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A Python version (almost a port) of ProPublica's TableFu
Latest commit d8761c1 Sep 5, 2013 @eyeseast Merge pull request #15 from ftobia/master
Tox and Travis
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table_fu csv-dialect as constructor option added Apr 29, 2013


Python TableFu is a tool for manipulating spreadsheet-like tables in Python. It began as a Python implementation of ProPublica's TableFu, though new methods have been added. TableFu allows filtering, faceting and manipulating of data. Going forward, the project aims to create something akin to an ORM for spreadsheets.


>>> from table_fu import TableFu
>>> table = TableFu.from_file('tests/test.csv')
>>> table.columns
['Author', 'Best Book', 'Number of Pages', 'Style']

# get all authors
>>> table.values('Author')
['Samuel Beckett', 'James Joyce', 'Nicholson Baker', 'Vladimir Sorokin']

# total a column
>>>'Number of Pages')

# filtering a table returns a new instance
>>> t2 = table.filter(Style='Modernism')
>>> list(t2)
[<Row: Samuel Beckett, Malone Muert, 120, Modernism>,
 <Row: James Joyce, Ulysses, 644, Modernism>]

# each TableFu instance acts like a list of rows
>>> table[0]
<Row: Samuel Beckett, Malone Muert, 120, Modernism>

[<Row: Samuel Beckett, Malone Muert, 120, Modernism>,
 <Row: James Joyce, Ulysses, 644, Modernism>,
 <Row: Nicholson Baker, Mezannine, 150, Minimalism>,
 <Row: Vladimir Sorokin, The Queue, 263, Satire>]

# rows, in turn, act like dictionaries
>>> row = table[1]
>>> print row['Author']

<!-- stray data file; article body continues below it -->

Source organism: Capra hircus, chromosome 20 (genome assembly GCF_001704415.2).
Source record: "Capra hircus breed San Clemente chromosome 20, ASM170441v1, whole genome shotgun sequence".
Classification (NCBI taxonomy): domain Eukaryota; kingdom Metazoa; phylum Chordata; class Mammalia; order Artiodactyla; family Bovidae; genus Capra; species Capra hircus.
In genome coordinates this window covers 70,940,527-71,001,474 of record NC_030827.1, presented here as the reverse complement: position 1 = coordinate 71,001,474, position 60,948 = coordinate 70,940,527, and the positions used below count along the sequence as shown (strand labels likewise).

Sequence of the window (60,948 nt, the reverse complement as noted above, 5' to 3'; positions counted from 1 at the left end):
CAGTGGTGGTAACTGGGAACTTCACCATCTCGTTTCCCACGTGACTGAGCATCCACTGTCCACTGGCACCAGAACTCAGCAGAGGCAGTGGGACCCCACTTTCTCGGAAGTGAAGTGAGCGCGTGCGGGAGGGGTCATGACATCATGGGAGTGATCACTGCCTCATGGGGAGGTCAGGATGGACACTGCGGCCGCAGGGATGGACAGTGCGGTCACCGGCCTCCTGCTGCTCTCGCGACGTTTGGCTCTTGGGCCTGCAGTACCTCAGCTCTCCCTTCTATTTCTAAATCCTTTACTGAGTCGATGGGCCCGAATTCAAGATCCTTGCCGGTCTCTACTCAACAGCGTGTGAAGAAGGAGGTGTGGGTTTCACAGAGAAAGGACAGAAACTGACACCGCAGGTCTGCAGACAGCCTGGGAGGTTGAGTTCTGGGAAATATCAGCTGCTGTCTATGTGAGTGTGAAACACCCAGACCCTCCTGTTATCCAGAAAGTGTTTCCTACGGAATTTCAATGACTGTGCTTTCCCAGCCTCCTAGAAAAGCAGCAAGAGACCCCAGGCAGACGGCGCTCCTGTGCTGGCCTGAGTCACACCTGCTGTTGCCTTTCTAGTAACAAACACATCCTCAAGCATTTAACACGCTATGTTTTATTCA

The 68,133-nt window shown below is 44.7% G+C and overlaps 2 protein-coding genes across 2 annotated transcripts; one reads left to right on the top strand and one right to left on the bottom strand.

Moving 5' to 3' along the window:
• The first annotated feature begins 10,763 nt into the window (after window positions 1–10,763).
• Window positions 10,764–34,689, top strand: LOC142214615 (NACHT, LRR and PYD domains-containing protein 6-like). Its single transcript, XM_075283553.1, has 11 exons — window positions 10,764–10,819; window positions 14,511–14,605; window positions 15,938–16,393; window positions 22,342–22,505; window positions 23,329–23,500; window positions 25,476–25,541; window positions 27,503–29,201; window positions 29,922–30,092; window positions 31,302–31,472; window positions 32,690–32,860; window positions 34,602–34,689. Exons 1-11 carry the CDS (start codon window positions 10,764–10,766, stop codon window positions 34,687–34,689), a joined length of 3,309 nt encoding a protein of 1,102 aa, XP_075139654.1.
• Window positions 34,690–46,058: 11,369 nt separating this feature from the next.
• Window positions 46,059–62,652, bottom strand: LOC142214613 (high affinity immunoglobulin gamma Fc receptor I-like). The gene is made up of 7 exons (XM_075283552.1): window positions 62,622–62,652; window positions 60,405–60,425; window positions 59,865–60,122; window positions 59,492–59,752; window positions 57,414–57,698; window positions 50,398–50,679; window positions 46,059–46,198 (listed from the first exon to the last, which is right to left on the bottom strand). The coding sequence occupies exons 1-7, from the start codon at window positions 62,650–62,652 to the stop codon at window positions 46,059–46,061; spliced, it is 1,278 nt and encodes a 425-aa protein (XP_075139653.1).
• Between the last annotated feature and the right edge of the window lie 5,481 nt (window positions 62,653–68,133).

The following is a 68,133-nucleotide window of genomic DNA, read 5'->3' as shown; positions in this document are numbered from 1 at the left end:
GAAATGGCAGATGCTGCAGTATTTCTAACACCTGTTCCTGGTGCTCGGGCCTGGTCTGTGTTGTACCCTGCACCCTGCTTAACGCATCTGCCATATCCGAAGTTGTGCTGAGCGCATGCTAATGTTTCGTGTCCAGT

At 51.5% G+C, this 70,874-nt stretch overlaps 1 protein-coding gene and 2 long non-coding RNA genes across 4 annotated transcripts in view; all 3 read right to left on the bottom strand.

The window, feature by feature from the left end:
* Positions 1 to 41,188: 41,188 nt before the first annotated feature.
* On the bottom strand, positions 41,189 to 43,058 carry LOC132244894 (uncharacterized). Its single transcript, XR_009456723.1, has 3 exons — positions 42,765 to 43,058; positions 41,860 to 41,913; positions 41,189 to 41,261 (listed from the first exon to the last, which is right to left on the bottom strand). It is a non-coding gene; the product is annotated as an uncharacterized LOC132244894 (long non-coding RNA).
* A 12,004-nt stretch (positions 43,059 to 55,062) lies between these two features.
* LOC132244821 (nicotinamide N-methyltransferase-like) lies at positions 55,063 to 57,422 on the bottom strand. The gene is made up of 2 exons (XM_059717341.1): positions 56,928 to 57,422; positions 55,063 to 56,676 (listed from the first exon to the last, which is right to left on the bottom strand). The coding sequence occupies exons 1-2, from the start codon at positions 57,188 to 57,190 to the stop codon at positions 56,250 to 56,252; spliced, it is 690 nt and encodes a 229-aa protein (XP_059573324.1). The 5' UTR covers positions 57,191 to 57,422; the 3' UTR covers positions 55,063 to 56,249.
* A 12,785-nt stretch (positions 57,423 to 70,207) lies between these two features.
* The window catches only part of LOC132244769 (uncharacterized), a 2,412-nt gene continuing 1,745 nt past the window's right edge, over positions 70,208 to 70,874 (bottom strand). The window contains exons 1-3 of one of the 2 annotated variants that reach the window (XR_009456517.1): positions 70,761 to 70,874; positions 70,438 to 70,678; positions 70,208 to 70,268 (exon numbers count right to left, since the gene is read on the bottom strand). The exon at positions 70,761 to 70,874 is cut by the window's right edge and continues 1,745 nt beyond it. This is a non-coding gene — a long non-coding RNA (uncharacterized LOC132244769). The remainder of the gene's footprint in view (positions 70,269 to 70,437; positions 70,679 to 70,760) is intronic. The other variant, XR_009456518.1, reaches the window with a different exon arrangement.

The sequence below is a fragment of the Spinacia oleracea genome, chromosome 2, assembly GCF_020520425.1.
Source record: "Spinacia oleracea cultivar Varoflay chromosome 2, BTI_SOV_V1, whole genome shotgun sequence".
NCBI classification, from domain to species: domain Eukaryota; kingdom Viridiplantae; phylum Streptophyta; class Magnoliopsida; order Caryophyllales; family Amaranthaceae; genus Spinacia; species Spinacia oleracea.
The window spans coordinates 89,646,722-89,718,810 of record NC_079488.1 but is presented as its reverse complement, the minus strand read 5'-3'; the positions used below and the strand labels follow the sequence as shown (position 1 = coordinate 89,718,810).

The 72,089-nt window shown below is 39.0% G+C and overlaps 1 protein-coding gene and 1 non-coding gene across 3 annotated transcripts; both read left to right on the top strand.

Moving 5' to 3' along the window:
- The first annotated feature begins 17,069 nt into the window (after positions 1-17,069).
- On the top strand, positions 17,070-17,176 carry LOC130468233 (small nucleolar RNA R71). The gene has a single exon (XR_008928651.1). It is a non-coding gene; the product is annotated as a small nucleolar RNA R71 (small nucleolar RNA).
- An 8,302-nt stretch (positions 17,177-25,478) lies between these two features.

James Joyce

# transpose a table
>>> t2 = table.transpose()
>>> list(t2)
[<Row: Best Book, Malone Muert, Ulysses, Mezannine, The Queue>,
 <Row: Number of Pages, 120, 644, 150, 263>,
 <Row: Style, Modernism, Modernism, Minimalism, Satire>]

>>> t2.columns
 'Samuel Beckett',
 'James Joyce',
 'Nicholson Baker',
 'Vladimir Sorokin']

# sort rows
>>> table.sort('Author')
>>> table.rows
[<Row: James Joyce, Ulysses, 644, Modernism>,
 <Row: Nicholson Baker, Mezannine, 150, Minimalism>,
 <Row: Samuel Beckett, Malone Muert, 120, Modernism>,
 <Row: Vladimir Sorokin, The Queue, 263, Satire>]

# sorting is stored
{'Author': {'reverse': False}}

# which is handy because...

# tables can also be faceted (and options are copied to new tables)
>>> for t in table.facet_by('Style'):
...     print t.faceted_on
...     t.table
[['Nicholson Baker', 'Mezannine', '150', 'Minimalism']]
[['Samuel Beckett', 'Malone Muert', '120', 'Modernism'],
 ['James Joyce', 'Ulysses', '644', 'Modernism']]
[['Vladimir Sorokin', 'The Queue', '263', 'Satire']]

Here's an advanced example that uses faceting and filtering to produce aggregates from this spreadsheet (extracted from the New York Times Congress API).


Filters are just functions that take a value and some number of positional arguments. New filters can be registered with the included Formatter class.

>>> from table_fu.formatting import Formatter
>>> format = Formatter()
>>> def capitalize(value, *args):
...     return str(value).capitalize()
>>> format.register(capitalize)
>>> print format('foo', 'capitalize')

Cells can be formatted according to rules of the table (which carry over if the table is faceted):

>>> table = TableFu(open('tests/sites.csv'))
>>> table.columns
['Name', 'URL', 'About']
>>> table.formatting = {
... 'Name': {'filter': 'link', 'args': ['URL']}
... }
>>> print table[0]['Name']
<a href="" title=""></a>

HTML Output

TableFu can output an HTML table, using formatting you specify:

>>> table = TableFu(open('tests/sites.csv'))
>>> table.columns
['Name', 'URL', 'About']
>>> table.formatting = {'Name': {'filter: 'link', 'args': ['URL']}}
>>> table.columns = 'Name', 'About'
>>> print table.html()
<tr id="row0" class="row even"><td class="datum"><a href="" title=""></a></td><td class="datum">My personal site and blog</td></tr>
<tr id="row1" class="row odd"><td class="datum"><a href="" title="ProPublica">ProPublica</a></td><td class="datum">Builders of the Ruby version of this library</td></tr>
<tr id="row2" class="row even"><td class="datum"><a href="" title="PBS NewsHour">PBS NewsHour</a></td><td class="datum">Where I spend my days</td></tr>
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